Wednesday, June 19, 2013

A Little Fear Factor

The weather is stunningly beautiful today.  The sun is shining brightly.  The grass could not be greener.  The flowers are blooming with an almost blinding fierceness after the rain last night.   
My honeysuckle in its glorious prime.
In fact, the Linden trees at work have more blossoms than I’ve ever seen them have before.  The fragrance is intoxicating and I place it among my top three favorite scents (see also: gardenia and lavender).  It’s one of my favorite late spring sights: deep green leaves with heavily perfumed, dense shade buzzing with the activity of a million pollinators from the moment the sun peeks over the horizon until full dark in the evening.
Gratuitous photo of my blue columbine.

Except this year, it isn’t buzzing much.  In fact, from my admittedly limited vantage point on the ground, the tree I examined this morning next to the parking lot at work had absolutely no honeybees, masonbees, orchard bees, bumblebees, hornets, wasps, houseflies, horseflies, hoverflies, butterflies or any other type of pollinator you can think of.  Nothing.  Nada.  No insect activity at all.
Last year's bees on stonecrop
I remember thinking, “Huh.  How strange!” as I walked from the parking lot to the building where I work thinking that maybe it was too early in the morning for the bees.  By the time I got to my desk, I’d had a few minutes for that realization to sink in to my early morning brain fog.

No bees.



I have been noticing over the last few weeks that we have fewer bees at the homestead this year.  I thought maybe it was due to the fact that a fantastically large population of bees had been found in an abandoned house last summer and removed by some brave soul.  Taking about a buzzillion (*cringe* sorry) bees out of circulation in my neighborhood would impact the numbers I see in my gardens.

The place where I work is out in the country…more out in the country than my home is.  The plant is located on several dozen acres of land brimming to the top with grasses and native plants…and some not so native plants.  Around the edges of the property, past the railroad tracks and the highway and the gravel road out back, is cultivated land.  It’s corn mostly but some soybeans and even less milo all very carefully tended, cultivated and sprayed to rid the fields of any errant ‘weed’ or potentially troublesome critter.

Still.  Being out in the countryside, I expected to see more bees, not less.  The realization left a rather familiar knot of unease in the pit of my stomach that has slowly morphed into full-fledged fear in the intervening hours.  Fear for the uncertainty of the future in the least. But also,  more fear for the certainty of the future without adequate pollinators.  Would I spend my Golden Years up a ladder pollinating my apple tree like some folks in China are forced to do?  Gosh I hope not.  Not only for my own sake but for the sake of the planet.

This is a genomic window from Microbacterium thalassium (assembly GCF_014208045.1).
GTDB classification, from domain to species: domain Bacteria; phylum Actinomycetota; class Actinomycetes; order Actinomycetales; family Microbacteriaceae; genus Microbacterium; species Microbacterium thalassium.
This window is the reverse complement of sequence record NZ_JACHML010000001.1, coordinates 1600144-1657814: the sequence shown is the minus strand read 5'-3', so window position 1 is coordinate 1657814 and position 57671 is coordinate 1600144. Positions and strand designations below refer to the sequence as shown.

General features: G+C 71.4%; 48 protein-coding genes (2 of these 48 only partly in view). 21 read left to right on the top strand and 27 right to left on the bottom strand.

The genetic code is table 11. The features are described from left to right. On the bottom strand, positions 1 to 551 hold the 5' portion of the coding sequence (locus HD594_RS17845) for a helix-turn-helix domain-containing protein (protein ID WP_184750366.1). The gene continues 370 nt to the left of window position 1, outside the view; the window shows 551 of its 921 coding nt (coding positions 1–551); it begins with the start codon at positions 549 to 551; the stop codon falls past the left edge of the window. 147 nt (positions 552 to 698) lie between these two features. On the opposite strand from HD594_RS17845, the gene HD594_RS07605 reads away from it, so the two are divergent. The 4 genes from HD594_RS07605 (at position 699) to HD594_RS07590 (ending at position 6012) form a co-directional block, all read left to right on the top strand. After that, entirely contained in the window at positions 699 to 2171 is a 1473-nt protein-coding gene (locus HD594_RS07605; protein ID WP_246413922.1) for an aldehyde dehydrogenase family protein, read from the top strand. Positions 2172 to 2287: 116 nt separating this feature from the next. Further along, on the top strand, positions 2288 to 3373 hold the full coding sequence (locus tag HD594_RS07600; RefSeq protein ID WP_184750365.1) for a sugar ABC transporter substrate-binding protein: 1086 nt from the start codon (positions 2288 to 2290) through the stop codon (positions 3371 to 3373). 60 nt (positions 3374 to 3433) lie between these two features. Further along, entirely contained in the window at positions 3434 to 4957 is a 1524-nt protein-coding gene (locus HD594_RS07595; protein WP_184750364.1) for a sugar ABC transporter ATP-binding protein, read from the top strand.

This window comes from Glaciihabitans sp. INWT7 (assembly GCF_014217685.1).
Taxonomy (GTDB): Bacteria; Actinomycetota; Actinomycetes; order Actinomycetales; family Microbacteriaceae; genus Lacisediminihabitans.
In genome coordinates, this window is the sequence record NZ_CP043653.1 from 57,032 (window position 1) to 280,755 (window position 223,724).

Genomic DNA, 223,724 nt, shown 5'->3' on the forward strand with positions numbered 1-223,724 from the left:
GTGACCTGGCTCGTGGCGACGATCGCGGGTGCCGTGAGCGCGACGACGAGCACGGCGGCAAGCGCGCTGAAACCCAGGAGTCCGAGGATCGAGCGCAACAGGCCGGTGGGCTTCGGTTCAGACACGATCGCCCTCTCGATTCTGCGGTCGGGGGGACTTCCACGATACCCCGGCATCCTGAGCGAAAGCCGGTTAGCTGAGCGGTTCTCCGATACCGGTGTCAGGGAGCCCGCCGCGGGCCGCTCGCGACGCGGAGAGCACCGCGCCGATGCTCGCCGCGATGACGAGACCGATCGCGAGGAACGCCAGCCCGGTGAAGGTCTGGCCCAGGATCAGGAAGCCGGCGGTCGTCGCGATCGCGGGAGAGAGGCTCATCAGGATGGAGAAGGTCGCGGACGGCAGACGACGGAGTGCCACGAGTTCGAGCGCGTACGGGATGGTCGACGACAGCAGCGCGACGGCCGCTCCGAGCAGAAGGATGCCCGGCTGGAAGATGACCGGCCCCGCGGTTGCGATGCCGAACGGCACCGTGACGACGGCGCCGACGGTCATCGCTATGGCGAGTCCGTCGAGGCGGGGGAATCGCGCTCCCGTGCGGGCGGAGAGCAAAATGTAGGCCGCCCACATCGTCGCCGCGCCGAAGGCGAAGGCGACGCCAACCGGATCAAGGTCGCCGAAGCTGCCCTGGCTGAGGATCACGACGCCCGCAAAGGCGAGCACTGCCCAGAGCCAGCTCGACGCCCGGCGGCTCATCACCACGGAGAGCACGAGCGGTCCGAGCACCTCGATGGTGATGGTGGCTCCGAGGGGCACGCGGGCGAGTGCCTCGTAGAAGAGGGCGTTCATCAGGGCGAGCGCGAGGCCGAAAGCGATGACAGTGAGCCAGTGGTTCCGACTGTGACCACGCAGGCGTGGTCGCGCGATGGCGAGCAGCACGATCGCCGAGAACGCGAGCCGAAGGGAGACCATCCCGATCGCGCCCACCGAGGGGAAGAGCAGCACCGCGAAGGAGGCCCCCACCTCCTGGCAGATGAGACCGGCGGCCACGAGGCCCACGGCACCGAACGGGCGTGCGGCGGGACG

I’ve seen lots of press lately about the plight of the honeybees.  Honeybees are not native to America.  Someone, somewhere along the line brought some over the sea and started keeping them here where they either escaped into the wild and did what bees are meant to do, or were set free to do so on their own.  Honeybees have become a multi-billion dollar impact on our economy through food crop pollination.  Something like 70% of our food is pollinated by bees or their kin.

A world without bees is unthinkable.  It could mean famine on a massive scale.  It’s the stuff of nightmares.

I wanted this blog to be a call to action.  I wanted to rile someone up and make them want to do something about the bees.  The trouble is I’m having difficulty figuring out exactly what it is I could do myself.  The reasons cited for the disappearance of our bees are many and varied although most agree that pesticide use is at the bottom of it all.

So, there it is.  It’s come down to this:  this woman who has had a phobia about bees all her life is contemplating starting an apiary of her very own.

Do me a favor?  Grow your food organically. Or buy organic food at the market.  Let’s work together to make conventional farming less profitable. Let's make using pesticides of any kind less attractive to farmers.  Maybe then we can make a difference.  

Or we can learn how to pollinate apple trees with cotton swabs.  It's really our choice.

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